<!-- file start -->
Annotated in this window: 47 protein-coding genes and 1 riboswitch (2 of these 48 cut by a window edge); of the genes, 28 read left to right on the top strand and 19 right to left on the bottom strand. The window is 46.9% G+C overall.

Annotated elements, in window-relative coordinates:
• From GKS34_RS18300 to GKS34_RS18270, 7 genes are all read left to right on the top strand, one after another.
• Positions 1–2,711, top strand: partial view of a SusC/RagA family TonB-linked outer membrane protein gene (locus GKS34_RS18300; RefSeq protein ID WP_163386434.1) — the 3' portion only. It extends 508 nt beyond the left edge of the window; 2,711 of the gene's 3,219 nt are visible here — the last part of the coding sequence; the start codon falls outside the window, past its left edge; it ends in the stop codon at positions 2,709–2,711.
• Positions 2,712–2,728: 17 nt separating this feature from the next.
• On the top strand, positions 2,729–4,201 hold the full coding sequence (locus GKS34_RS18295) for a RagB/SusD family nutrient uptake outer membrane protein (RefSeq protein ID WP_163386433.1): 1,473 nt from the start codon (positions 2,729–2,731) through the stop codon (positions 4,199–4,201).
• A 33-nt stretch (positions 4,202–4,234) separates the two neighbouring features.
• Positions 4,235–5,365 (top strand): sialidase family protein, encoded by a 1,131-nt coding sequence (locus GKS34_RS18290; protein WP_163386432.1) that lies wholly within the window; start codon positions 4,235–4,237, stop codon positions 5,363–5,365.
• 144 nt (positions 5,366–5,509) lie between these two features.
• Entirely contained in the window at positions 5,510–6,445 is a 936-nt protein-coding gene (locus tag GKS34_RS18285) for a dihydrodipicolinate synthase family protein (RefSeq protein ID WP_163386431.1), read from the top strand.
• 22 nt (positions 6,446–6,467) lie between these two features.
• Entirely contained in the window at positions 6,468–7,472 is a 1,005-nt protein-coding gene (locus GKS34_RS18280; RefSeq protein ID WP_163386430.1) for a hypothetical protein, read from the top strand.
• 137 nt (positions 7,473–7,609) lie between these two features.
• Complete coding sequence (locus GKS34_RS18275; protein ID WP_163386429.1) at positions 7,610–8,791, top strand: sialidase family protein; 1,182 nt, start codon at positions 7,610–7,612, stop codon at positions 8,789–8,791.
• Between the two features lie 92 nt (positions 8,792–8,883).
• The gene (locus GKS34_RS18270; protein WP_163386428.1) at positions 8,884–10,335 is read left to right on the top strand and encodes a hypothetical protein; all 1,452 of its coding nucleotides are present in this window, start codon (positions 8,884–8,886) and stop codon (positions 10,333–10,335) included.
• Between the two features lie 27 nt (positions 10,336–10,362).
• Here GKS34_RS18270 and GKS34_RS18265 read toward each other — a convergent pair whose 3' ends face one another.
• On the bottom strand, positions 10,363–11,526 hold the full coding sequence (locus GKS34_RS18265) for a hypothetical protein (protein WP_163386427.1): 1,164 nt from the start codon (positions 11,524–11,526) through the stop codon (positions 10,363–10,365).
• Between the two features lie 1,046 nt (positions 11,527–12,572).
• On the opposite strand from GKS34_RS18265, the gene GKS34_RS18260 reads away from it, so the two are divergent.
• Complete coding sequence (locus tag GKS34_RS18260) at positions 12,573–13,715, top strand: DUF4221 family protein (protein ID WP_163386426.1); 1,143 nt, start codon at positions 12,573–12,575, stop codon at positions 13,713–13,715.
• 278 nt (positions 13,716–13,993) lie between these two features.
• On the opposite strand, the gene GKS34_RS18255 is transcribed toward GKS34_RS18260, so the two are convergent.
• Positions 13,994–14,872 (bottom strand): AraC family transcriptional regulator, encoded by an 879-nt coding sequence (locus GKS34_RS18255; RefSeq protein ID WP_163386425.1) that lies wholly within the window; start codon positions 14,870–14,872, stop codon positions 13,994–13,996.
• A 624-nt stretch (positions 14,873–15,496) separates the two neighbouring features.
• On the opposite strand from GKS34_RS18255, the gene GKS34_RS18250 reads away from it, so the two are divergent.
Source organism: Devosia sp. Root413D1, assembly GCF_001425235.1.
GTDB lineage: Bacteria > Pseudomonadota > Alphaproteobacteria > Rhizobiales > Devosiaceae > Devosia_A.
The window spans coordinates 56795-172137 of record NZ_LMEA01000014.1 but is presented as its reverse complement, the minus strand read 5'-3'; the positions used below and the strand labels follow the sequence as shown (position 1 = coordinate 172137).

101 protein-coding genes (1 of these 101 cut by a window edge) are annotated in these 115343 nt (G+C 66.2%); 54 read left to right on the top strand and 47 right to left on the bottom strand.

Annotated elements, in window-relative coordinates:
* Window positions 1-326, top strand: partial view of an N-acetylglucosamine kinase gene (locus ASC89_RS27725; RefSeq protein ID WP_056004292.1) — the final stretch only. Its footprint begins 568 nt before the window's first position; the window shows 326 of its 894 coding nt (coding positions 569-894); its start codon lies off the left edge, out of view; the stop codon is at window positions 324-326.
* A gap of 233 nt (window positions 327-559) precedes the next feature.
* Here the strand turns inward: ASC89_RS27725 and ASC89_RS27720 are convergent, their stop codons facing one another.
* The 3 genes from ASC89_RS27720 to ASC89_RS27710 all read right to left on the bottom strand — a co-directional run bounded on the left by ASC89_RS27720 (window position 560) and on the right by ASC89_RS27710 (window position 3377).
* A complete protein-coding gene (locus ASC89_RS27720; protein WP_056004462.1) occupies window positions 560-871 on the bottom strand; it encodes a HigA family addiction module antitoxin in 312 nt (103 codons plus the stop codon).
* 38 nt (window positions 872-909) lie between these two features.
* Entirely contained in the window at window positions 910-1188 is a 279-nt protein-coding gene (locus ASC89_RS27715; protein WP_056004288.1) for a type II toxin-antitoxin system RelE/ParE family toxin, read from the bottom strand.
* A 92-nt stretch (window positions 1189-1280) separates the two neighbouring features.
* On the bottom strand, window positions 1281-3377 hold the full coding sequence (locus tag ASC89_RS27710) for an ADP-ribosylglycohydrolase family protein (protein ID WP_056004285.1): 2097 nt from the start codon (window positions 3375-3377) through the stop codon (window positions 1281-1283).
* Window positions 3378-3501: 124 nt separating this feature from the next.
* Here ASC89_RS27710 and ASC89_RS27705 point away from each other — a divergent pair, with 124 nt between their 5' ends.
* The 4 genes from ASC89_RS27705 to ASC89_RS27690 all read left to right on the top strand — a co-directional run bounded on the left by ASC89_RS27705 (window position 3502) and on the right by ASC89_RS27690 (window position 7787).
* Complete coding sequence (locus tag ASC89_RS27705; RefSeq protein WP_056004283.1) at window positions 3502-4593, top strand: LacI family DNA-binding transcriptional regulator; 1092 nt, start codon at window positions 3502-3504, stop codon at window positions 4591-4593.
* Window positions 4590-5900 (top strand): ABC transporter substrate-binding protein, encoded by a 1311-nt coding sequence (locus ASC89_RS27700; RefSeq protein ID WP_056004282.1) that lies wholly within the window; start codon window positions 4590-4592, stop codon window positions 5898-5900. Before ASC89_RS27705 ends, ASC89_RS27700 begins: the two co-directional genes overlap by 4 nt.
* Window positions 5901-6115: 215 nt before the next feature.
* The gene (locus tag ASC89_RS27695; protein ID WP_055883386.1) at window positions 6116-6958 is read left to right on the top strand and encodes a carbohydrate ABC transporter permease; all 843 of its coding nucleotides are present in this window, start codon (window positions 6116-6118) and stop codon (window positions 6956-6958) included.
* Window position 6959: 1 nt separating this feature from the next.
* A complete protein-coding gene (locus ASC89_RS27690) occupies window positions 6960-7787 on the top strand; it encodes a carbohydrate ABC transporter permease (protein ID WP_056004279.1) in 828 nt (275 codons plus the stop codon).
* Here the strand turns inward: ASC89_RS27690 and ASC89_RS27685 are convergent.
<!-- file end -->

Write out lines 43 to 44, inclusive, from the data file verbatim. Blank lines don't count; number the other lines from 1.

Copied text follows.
* Here ASC89_RS27710 and ASC89_RS27705 point away from each other — a divergent pair, with 124 nt between their 5' ends.
* The 4 genes from ASC89_RS27705 to ASC89_RS27690 all read left to right on the top strand — a co-directional run bounded on the left by ASC89_RS27705 (window position 3502) and on the right by ASC89_RS27690 (window position 7787).